A donut in the sky
On 12 May 2022, a global network of astronomers from the Event Horizon Telescope Collaboration revealed the first image of the supermassive black hole at the heart of our Milky Way galaxy. This black hole, called Sagittarius A* or Sgr A*, lies 27 000 light years away, and its shadow is only 52 micro-arcseconds wide on the sky. That’s about the size of a donut on the surface of the moon as seen from Earth!
This tiny speck is not visible even to the largest individual telescope. The Event Horizon Telescope combines data from multiple radio telescopes located all across the globe, including ALMA and APEX, co-owned by ESO. This effectively creates one giant, “Earth-sized'' virtual telescope, using a technique known as very-long-baseline interferometry. Scientists then use a series of complex algorithms to sift through the data and reconstruct the image we see today.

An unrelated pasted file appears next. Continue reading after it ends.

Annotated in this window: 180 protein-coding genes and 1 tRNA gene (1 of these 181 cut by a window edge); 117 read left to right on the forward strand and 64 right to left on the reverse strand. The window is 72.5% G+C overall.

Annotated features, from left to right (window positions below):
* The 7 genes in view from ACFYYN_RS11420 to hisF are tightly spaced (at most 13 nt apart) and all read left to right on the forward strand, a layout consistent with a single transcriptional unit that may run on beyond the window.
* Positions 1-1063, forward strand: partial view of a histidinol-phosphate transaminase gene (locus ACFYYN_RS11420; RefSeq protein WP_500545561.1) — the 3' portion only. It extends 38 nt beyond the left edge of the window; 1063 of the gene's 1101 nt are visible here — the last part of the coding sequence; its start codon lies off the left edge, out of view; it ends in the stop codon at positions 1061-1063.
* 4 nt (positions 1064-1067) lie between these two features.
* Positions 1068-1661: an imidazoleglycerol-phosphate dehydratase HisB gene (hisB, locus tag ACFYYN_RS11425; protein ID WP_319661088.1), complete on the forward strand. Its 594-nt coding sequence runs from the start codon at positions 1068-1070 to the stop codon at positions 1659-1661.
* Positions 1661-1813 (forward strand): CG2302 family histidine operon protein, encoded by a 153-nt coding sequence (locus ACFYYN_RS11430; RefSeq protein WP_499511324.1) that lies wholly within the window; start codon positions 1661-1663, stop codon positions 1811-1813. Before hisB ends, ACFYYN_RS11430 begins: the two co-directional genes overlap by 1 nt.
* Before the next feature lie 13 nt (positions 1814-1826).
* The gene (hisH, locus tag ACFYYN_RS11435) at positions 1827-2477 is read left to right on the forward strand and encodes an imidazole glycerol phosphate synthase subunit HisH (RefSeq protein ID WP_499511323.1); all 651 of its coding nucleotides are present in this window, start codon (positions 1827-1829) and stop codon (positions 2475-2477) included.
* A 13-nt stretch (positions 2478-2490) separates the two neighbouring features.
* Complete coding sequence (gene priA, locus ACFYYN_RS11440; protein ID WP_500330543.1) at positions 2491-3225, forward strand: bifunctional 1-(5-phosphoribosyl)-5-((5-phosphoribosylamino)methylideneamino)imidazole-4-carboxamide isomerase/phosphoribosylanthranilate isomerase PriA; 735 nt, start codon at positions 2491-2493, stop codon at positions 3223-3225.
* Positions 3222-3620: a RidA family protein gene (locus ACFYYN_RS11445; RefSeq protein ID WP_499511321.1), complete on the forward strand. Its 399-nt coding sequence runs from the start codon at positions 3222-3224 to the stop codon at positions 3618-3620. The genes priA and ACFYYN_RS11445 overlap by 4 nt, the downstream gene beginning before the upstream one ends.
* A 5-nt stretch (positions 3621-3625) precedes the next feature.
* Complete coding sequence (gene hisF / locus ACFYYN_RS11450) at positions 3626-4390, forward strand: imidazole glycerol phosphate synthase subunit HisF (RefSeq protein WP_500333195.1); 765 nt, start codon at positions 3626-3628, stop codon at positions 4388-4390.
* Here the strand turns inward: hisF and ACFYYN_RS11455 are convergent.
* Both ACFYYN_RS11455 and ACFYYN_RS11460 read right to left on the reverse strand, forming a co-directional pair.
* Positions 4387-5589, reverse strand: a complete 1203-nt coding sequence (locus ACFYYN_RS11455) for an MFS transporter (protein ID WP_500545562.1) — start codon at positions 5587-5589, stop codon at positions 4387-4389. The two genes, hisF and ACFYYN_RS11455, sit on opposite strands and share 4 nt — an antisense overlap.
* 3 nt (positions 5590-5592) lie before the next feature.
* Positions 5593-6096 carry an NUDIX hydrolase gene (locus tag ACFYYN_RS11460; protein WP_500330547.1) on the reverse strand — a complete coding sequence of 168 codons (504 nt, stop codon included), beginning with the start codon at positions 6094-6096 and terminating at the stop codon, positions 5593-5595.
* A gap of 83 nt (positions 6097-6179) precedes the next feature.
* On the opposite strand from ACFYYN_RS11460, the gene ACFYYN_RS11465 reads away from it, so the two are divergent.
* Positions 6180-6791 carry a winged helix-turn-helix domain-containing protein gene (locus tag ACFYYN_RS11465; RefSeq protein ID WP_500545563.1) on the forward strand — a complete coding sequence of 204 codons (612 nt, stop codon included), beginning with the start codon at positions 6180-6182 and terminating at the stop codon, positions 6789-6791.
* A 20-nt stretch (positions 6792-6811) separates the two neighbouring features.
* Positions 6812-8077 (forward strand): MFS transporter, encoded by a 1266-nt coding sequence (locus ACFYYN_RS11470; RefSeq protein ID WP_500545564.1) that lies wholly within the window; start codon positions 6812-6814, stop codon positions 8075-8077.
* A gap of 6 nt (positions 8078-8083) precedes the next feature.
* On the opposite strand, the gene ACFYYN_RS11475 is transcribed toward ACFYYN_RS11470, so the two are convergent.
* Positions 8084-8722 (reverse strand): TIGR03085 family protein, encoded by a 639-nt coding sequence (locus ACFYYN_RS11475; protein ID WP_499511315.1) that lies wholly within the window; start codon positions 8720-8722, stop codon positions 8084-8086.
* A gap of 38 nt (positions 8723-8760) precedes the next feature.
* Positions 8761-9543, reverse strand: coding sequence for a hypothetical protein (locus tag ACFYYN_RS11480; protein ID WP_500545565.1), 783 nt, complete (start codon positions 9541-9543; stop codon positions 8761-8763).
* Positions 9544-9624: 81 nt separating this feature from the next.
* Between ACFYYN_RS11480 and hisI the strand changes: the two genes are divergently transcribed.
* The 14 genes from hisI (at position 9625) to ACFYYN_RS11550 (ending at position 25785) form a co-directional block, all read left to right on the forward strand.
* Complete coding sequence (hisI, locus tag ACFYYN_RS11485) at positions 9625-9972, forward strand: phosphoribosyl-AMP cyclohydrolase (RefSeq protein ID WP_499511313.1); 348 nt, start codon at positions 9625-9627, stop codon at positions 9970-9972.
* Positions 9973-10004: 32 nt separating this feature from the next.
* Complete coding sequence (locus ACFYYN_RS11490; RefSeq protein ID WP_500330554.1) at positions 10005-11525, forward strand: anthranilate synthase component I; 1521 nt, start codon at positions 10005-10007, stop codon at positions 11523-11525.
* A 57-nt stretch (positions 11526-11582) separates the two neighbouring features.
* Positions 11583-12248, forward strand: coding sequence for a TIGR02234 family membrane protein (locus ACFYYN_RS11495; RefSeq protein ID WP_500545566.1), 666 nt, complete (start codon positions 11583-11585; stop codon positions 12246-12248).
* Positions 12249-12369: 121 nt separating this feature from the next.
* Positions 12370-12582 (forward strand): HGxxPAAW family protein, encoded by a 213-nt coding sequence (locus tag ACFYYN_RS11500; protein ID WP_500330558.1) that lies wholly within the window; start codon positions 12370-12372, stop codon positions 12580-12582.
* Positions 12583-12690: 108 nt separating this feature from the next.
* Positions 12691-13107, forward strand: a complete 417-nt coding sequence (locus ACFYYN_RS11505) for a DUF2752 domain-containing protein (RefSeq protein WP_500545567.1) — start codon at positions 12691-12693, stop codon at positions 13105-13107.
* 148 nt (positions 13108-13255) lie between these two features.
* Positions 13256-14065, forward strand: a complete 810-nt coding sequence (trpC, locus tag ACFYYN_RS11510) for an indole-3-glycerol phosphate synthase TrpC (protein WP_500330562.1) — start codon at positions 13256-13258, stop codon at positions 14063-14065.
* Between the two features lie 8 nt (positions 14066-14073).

Black holes cannot be directly imaged as they are completely dark, but astronomers can measure the radio waves emitted by the superheated glowing gas and dust surrounding them, creating the donut-like shape we see in the image of Sgr A*.
- Recording of the ESO press conference on the Sgr A* EHT image
- Press release on the Sgr A* EHT image
- ESO Press Conference replay, visuals, blog posts and other background information on Sgr A*
EHT Collaboration, ESO/M. Kornmesser, NASA, Lu Amaral
About the Image
|Release date:||16 May 2022, 06:00|
|Size:||4413 x 2164 px|
About the Object
|Type:||Milky Way : Galaxy : Component : Central Black Hole|
|Distance:||27000 light years|
Quasars and Black Holes